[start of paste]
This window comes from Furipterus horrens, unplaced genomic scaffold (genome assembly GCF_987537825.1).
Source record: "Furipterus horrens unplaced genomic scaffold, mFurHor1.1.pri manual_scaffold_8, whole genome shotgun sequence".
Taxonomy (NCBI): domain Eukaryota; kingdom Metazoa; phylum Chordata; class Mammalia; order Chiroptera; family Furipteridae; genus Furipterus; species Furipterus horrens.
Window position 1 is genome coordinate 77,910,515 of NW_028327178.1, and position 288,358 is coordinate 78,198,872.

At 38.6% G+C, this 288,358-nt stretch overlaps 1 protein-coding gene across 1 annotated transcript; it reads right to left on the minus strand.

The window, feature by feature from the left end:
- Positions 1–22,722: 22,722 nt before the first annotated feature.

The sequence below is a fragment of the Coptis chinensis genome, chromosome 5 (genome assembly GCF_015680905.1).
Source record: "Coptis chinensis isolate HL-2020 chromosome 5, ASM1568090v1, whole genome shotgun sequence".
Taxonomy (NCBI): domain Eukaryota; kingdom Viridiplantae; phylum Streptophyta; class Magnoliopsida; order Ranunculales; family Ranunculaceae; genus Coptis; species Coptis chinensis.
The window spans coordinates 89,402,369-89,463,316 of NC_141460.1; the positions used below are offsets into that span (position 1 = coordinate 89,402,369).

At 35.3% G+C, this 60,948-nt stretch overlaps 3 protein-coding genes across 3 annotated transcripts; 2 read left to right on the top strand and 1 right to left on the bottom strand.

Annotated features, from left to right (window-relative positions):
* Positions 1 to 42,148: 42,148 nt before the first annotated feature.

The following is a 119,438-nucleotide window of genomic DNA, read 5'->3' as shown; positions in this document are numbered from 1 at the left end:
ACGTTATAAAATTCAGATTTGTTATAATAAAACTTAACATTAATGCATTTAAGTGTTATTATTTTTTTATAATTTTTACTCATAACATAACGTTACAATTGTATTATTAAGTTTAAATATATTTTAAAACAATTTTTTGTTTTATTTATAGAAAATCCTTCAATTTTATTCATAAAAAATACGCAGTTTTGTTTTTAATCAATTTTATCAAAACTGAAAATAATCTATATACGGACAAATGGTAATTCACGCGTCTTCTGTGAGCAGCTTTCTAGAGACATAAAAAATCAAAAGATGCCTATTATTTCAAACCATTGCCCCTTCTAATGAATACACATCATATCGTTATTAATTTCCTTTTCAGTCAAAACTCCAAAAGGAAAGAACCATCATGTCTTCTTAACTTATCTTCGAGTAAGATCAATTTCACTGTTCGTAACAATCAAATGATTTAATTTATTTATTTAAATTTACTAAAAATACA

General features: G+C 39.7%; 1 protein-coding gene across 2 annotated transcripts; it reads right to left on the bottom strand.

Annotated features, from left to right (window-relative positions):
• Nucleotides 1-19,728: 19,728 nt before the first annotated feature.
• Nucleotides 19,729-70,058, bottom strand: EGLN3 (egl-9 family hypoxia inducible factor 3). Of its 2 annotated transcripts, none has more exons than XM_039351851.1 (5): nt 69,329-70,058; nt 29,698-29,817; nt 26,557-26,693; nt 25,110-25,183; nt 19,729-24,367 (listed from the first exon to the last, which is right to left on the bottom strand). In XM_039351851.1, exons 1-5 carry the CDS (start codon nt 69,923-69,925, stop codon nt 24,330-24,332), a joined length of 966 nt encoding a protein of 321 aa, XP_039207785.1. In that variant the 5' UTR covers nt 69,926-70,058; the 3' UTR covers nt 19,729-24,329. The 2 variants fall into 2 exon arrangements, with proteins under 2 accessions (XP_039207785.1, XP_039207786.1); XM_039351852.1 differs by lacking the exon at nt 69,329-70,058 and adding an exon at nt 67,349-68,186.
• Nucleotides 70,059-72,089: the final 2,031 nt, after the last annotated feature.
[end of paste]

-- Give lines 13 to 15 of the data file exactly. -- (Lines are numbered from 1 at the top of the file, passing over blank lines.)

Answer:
Annotated features, from left to right (window-relative positions):
* Positions 1 to 42,148: 42,148 nt before the first annotated feature.

The following is a 119,438-nucleotide window of genomic DNA, read 5'->3' as shown; positions in this document are numbered from 1 at the left end: